I felt really proud when I heard a comment from French foreign minister, Laurent Fabius, who is currently presiding over the Paris climate talks. He noted that it is our responsibility, as western powers, to help countries across the African continent who are currently experiencing significant damage (terrible drought) from climate change. Africa produces almost no carbon emissions and most people live in a highly sustainable manner, yet citizens of technologically advanced countries consume constantly and in great excess, without ever thinking of the consequences for those who already have so little.
I have been waiting a long time to hear what Mr. Fabius finally said out loud. Europe and North America have been pillaging the wealth of Africa’s peoples and natural resources for centuries. It is our responsibility to curb not only our own excesses, but also to help African nations to develop in a sustainable manner. There is an abundance that grows from giving and from helping others, and this new green economy has the potential to create a much healthier world, with more evenly distributed comforts.
There is a problem, however. Even though the United States likes to see itself as a champion of freedom and democracy, the truth is quite a bit different. America’s primary value is placed on money. Everything else ranks quite a bit lower on the totem pole. People and the value of human lives, health, and well-being sit quite a bit lower than money and the attendant power and status that possessing money brings. There is no limit to the greed which fuels American business and politics. While there are exceptions to this rule, the excesses are systemic. Ordinary people have trouble surviving, getting access to adequate or affordable housing, healthcare, or food. We sell poor quality products for exorbitant prices, including healthcare. Ordinary people who work very hard have few to no rights as workers. We live knowing we are not valued. Like the farm animals we eat, who are treated as objects with no feelings or intelligence, we know we are easily replaceable. It shouldn’t be this way, but it is.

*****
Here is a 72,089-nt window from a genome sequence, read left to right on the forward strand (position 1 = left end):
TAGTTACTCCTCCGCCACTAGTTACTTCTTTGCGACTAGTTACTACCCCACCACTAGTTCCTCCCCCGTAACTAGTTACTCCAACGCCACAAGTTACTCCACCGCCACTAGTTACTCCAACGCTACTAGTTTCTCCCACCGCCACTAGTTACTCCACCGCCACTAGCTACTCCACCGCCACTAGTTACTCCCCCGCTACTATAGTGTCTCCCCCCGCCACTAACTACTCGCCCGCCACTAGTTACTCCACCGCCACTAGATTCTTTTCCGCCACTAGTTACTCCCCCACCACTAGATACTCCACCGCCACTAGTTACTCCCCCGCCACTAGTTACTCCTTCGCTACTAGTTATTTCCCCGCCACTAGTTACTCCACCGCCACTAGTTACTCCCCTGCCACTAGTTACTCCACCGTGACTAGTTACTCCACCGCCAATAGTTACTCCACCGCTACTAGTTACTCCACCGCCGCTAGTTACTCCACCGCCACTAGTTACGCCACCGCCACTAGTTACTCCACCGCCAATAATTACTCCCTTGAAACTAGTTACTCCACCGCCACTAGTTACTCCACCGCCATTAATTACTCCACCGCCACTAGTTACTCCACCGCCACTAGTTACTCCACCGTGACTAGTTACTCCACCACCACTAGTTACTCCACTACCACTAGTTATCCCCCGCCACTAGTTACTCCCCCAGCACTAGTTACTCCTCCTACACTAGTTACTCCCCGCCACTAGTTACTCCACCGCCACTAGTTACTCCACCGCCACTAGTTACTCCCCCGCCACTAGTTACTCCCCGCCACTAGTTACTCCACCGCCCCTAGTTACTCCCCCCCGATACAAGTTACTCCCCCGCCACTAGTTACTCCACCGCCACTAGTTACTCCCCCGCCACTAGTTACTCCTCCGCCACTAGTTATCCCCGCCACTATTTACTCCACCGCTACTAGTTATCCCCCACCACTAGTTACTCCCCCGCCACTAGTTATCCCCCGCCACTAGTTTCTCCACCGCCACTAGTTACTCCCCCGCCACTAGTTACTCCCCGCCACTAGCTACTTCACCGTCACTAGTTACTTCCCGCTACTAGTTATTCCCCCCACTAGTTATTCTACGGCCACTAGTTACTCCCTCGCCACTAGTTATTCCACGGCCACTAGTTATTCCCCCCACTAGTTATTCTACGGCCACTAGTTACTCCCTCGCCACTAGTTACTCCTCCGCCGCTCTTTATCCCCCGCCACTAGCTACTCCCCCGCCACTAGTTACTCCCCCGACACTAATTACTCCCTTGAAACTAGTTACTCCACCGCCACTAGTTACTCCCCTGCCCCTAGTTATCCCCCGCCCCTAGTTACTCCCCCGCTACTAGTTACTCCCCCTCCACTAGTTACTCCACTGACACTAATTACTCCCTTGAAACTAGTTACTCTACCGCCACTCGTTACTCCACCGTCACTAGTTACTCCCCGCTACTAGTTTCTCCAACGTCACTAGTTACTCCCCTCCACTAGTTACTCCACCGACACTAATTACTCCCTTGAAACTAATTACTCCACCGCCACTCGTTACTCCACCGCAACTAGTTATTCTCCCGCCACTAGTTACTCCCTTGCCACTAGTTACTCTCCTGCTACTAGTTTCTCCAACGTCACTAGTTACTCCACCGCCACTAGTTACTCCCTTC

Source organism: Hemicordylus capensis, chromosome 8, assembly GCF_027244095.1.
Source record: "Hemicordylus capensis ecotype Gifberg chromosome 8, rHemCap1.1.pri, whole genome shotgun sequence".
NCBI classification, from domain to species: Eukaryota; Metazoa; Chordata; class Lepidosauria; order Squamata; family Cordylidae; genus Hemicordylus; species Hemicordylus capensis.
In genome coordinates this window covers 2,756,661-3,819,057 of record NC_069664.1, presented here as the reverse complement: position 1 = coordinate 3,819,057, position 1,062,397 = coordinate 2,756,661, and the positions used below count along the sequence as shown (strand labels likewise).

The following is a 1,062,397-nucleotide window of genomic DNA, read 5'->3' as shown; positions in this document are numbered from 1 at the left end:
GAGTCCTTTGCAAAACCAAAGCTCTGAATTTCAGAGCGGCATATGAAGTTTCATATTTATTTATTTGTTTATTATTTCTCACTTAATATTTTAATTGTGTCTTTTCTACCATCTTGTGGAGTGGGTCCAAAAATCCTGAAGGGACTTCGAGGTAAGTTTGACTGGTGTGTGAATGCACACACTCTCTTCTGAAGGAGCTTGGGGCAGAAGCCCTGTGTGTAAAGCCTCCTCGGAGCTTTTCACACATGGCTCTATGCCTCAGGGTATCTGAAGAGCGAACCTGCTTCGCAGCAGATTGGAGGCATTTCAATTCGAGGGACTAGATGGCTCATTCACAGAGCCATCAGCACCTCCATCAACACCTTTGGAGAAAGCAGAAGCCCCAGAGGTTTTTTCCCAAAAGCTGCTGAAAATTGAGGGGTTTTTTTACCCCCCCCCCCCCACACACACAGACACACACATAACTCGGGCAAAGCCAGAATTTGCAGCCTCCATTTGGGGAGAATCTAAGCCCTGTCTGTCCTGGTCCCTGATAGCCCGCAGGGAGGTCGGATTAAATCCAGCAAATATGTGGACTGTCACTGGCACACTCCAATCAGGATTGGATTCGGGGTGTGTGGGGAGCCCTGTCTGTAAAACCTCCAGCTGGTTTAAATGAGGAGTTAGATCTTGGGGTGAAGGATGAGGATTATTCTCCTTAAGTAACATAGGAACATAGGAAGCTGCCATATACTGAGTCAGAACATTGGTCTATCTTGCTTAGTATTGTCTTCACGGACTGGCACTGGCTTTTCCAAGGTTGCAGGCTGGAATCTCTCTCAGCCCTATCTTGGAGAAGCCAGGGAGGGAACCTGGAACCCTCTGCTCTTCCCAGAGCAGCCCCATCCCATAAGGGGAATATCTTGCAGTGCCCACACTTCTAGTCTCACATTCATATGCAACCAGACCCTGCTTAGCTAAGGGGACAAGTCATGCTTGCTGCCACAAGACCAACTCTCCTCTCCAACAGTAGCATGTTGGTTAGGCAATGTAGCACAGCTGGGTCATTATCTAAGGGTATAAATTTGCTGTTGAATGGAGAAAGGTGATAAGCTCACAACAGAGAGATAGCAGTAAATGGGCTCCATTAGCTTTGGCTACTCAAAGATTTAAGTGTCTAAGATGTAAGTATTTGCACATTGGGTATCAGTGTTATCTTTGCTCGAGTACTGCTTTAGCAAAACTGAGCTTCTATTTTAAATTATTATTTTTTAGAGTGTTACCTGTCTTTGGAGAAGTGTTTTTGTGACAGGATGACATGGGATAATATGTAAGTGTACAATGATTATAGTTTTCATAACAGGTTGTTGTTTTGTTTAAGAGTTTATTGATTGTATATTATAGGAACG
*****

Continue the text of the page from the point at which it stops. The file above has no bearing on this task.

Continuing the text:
A society that values human life and the environment is one in which responsibility and accountability are important values. In Sweden, for example, for the last twenty or thirty years, three new trees are planted for every tree that is cut down. A concerted effort to reduce carbon emissions and invest in green energy has been successfully promoted. There is a conscious effort to think about the lives of generations not yet born and the quality of life that is being created by actions and choices today. While Sweden is struggling with racism and other social issues, overall, there is an attempt to promote caring. Every country experiences problems. It is how we face up to our problems which is important. Overall, a country which puts the well-being of all of its citizens at the highest level is a mature and compassionate society.